Cardio-respatory conditioning done well, and within a reasonable time range, is a tool only a fool would avoid utilizing. Kratom powers and 47$ super special deal starter kits aside, I’ve never seen anyone get in shape or lean out without it. Not going to post pics but the only time I ever had a 6 pack was when I was doing some form of cardio 5-6 days a week.
    I’m mostly doing calisthenics right now while I renovate my home gym, but about mid- summer I am going to get back into serious weight training. I supplement my lifting regimen with some form of cardio whenever I make time on days I don’t lift. Usually boxing conditioning drills or swimming intervals, as soon as I get up, for about 30 minutes. Not only do I feel better, but my lifts go up as well. It helps you handle more trauma.
    Don’t neglect cardio. Shits good for you, keeps you disciplined and even though it sucks, you’ll never perform at your best w/o it. Unless you have delicious kratom.

    1. I have found the exact opposite. Ultimately (cardiovascular health and fitness aside) it is mostly a question of calorie input output, taking into account macro ratios. I’ve always just barely maintained strength on a cut, unless I’ve done cardio. I’m not even talking half an hour a few times a week, 10-15 minutes at the end of each workout was enough to screw me up. Did I get shredded? Sure, but strength loss was noticeable and disheartening. Though I acknowledge everyone is different, so this may just be me. I’m also a superhard gainer, so that may have something to do with it.

      1. I also am a quick gainer (former fat kid). Try to cut slowly by restricting carbohydrates and increasing saturated fat intake. It’s slow as anything (I’m only down 25 lbs since New Years), but you don’t necessarily drop strength at the same time.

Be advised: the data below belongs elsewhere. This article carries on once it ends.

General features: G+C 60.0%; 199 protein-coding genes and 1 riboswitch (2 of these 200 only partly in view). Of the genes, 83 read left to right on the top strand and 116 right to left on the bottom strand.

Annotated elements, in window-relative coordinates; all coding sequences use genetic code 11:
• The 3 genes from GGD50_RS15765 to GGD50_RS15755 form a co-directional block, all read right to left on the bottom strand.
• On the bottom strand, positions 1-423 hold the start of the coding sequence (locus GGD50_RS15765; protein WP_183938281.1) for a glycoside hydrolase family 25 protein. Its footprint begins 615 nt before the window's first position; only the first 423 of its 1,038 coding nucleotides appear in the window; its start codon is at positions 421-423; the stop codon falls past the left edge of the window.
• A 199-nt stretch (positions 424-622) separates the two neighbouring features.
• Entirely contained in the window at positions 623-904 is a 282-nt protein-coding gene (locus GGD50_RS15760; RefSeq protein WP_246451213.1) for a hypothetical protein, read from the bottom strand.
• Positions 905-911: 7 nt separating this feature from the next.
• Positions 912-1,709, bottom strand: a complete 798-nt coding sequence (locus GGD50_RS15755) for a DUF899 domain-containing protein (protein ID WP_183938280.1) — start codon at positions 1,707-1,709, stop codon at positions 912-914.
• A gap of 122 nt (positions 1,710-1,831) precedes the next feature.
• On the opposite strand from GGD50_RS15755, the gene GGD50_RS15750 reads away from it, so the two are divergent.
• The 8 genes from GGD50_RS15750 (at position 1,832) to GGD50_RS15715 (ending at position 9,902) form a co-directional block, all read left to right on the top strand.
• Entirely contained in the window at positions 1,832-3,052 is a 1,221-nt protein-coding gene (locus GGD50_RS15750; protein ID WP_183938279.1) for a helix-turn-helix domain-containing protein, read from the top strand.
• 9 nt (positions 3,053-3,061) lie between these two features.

I hate cardio, myself. Of course, I never considered endurance cardio (average life expectancy of marathon runners is in the 50’s – heart attack is primary killer), but even casual jogging just pisses me off for no adequately explained reason. I’ll stick to full-out sprints.

        1. Agree completely with the sprints. I’m your typical former very skinny dude. 5’7″, started at 120lbs and am currently at 145 at ~ 12% bf since I just started another bulk. I tend to bulk to ~15% using waist measurements as a guide. The heaviest I’ve ever been is 150 at ~15%. I’m hoping to get to at least 155, hopefully 160 this bulk, then slowly lean out to 145-150 at sub 10%. Peanuts I know, but unless you’re trentastic llike the dude above these are the cards your dealt.

        2. Ah, I too am 5’7 (5’8 with my improved posture). I was 205 Jan 1, down to 180 now with about 22% bf (using waist, wrist, etc. measurements).
          Don’t bulk to my weight. I carry it well (high bone density, I think), but it makes dips nigh impossible without the blasted machines.